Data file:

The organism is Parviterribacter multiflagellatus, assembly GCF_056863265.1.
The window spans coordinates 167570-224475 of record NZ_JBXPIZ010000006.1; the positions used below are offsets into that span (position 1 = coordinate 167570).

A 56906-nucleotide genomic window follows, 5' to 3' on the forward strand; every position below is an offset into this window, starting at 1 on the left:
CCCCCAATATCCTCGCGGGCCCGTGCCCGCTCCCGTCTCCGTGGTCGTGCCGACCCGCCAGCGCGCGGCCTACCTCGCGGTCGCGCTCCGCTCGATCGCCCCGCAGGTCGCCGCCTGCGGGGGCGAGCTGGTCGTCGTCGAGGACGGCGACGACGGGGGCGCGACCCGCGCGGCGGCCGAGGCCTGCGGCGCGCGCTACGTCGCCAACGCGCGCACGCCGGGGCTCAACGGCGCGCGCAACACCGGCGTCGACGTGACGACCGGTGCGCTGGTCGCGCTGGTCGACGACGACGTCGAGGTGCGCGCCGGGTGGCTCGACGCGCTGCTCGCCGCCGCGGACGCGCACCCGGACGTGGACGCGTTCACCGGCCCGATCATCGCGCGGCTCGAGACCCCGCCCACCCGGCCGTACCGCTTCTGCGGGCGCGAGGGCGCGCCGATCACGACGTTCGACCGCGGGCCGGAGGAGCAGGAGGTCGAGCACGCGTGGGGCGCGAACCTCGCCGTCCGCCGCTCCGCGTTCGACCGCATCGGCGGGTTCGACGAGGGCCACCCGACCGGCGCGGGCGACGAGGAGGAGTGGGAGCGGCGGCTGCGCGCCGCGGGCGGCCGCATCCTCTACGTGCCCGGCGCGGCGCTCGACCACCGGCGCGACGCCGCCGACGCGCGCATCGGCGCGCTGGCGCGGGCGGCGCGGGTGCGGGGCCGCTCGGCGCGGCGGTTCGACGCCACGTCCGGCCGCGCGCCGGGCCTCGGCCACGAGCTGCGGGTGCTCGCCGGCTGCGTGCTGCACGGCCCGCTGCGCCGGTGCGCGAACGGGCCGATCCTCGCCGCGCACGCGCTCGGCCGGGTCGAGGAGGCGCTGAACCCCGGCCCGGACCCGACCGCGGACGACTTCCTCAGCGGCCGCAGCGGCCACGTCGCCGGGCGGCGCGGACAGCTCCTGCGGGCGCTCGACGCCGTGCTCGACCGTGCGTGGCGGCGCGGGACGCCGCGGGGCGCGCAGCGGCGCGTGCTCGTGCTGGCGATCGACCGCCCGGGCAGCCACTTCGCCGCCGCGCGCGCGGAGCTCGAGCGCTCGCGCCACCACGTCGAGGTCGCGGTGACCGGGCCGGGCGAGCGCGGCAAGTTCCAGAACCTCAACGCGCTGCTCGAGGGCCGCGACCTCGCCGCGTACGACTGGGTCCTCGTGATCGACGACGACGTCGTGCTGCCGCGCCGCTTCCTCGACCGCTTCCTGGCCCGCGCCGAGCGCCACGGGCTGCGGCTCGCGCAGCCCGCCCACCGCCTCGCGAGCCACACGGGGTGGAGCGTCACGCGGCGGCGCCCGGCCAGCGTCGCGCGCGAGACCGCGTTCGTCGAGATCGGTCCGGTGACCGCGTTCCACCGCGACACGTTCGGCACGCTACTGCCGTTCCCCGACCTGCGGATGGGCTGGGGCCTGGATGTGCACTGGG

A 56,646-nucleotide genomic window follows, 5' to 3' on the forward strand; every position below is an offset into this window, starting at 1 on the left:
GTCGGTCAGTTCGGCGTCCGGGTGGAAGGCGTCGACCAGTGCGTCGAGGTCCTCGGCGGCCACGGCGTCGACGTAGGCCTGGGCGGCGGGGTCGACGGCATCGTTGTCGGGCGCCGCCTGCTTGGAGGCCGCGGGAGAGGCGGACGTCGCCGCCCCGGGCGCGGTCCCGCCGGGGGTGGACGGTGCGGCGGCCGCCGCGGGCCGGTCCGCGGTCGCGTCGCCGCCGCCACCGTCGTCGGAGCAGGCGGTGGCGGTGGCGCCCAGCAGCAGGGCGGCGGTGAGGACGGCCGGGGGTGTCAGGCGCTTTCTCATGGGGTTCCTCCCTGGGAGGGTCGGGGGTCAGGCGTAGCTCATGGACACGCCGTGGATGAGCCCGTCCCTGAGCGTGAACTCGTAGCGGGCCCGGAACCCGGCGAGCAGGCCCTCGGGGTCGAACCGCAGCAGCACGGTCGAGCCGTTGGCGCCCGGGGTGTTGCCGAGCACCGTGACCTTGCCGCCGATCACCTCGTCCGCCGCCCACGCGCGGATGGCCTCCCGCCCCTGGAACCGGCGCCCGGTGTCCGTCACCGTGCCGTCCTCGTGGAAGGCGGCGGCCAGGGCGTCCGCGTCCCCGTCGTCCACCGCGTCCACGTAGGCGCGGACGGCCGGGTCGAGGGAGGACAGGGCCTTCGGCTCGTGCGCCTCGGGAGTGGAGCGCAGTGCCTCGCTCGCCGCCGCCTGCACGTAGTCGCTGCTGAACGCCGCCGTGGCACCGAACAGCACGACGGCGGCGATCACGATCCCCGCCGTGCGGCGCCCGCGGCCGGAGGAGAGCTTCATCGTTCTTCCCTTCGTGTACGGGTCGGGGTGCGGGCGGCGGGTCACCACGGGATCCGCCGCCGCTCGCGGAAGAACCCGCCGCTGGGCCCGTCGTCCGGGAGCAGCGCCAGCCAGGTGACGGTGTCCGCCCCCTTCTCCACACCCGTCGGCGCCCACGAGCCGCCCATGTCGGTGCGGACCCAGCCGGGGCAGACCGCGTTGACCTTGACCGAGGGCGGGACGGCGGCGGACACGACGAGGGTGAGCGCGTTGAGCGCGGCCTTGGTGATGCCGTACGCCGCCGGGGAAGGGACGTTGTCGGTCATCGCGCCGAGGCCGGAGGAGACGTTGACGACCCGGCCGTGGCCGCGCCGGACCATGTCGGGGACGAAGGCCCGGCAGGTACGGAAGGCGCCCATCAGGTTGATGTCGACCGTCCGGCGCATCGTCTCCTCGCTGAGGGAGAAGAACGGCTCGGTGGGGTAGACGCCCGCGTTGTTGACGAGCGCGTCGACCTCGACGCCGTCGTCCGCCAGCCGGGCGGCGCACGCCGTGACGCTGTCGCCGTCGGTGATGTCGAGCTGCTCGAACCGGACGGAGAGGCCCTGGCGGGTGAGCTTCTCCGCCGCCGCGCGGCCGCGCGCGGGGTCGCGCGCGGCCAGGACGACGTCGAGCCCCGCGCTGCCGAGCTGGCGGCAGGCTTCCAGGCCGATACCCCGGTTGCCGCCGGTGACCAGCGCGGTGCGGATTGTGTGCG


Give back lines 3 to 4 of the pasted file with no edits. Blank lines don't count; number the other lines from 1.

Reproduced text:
A 56906-nucleotide genomic window follows, 5' to 3' on the forward strand; every position below is an offset into this window, starting at 1 on the left:
CCCCCAATATCCTCGCGGGCCCGTGCCCGCTCCCGTCTCCGTGGTCGTGCCGACCCGCCAGCGCGCGGCCTACCTCGCGGTCGCGCTCCGCTCGATCGCCCCGCAGGTCGCCGCCTGCGGGGGCGAGCTGGTCGTCGTCGAGGACGGCGACGACGGGGGCGCGACCCGCGCGGCGGCCGAGGCCTGCGGCGCGCGCTACGTCGCCAACGCGCGCACGCCGGGGCTCAACGGCGCGCGCAACACCGGCGTCGACGTGACGACCGGTGCGCTGGTCGCGCTGGTCGACGACGACGTCGAGGTGCGCGCCGGGTGGCTCGACGCGCTGCTCGCCGCCGCGGACGCGCACCCGGACGTGGACGCGTTCACCGGCCCGATCATCGCGCGGCTCGAGACCCCGCCCACCCGGCCGTACCGCTTCTGCGGGCGCGAGGGCGCGCCGATCACGACGTTCGACCGCGGGCCGGAGGAGCAGGAGGTCGAGCACGCGTGGGGCGCGAACCTCGCCGTCCGCCGCTCCGCGTTCGACCGCATCGGCGGGTTCGACGAGGGCCACCCGACCGGCGCGGGCGACGAGGAGGAGTGGGAGCGGCGGCTGCGCGCCGCGGGCGGCCGCATCCTCTACGTGCCCGGCGCGGCGCTCGACCACCGGCGCGACGCCGCCGACGCGCGCATCGGCGCGCTGGCGCGGGCGGCGCGGGTGCGGGGCCGCTCGGCGCGGCGGTTCGACGCCACGTCCGGCCGCGCGCCGGGCCTCGGCCACGAGCTGCGGGTGCTCGCCGGCTGCGTGCTGCACGGCCCGCTGCGCCGGTGCGCGAACGGGCCGATCCTCGCCGCGCACGCGCTCGGCCGGGTCGAGGAGGCGCTGAACCCCGGCCCGGACCCGACCGCGGACGACTTCCTCAGCGGCCGCAGCGGCCACGTCGCCGGGCGGCGCGGACAGCTCCTGCGGGCGCTCGACGCCGTGCTCGACCGTGCGTGGCGGCGCGGGACGCCGCGGGGCGCGCAGCGGCGCGTGCTCGTGCTGGCGATCGACCGCCCGGGCAGCCACTTCGCCGCCGCGCGCGCGGAGCTCGAGCGCTCGCGCCACCACGTCGAGGTCGCGGTGACCGGGCCGGGCGAGCGCGGCAAGTTCCAGAACCTCAACGCGCTGCTCGAGGGCCGCGACCTCGCCGCGTACGACTGGGTCCTCGTGATCGACGACGACGTCGTGCTGCCGCGCCGCTTCCTCGACCGCTTCCTGGCCCGCGCCGAGCGCCACGGGCTGCGGCTCGCGCAGCCCGCCCACCGCCTCGCGAGCCACACGGGGTGGAGCGTCACGCGGCGGCGCCCGGCCAGCGTCGCGCGCGAGACCGCGTTCGTCGAGATCGGTCCGGTGACCGCGTTCCACCGCGACACGTTCGGCACGCTACTGCCGTTCCCCGACCTGCGGATGGGCTGGGGCCTGGATGTGCACTGGG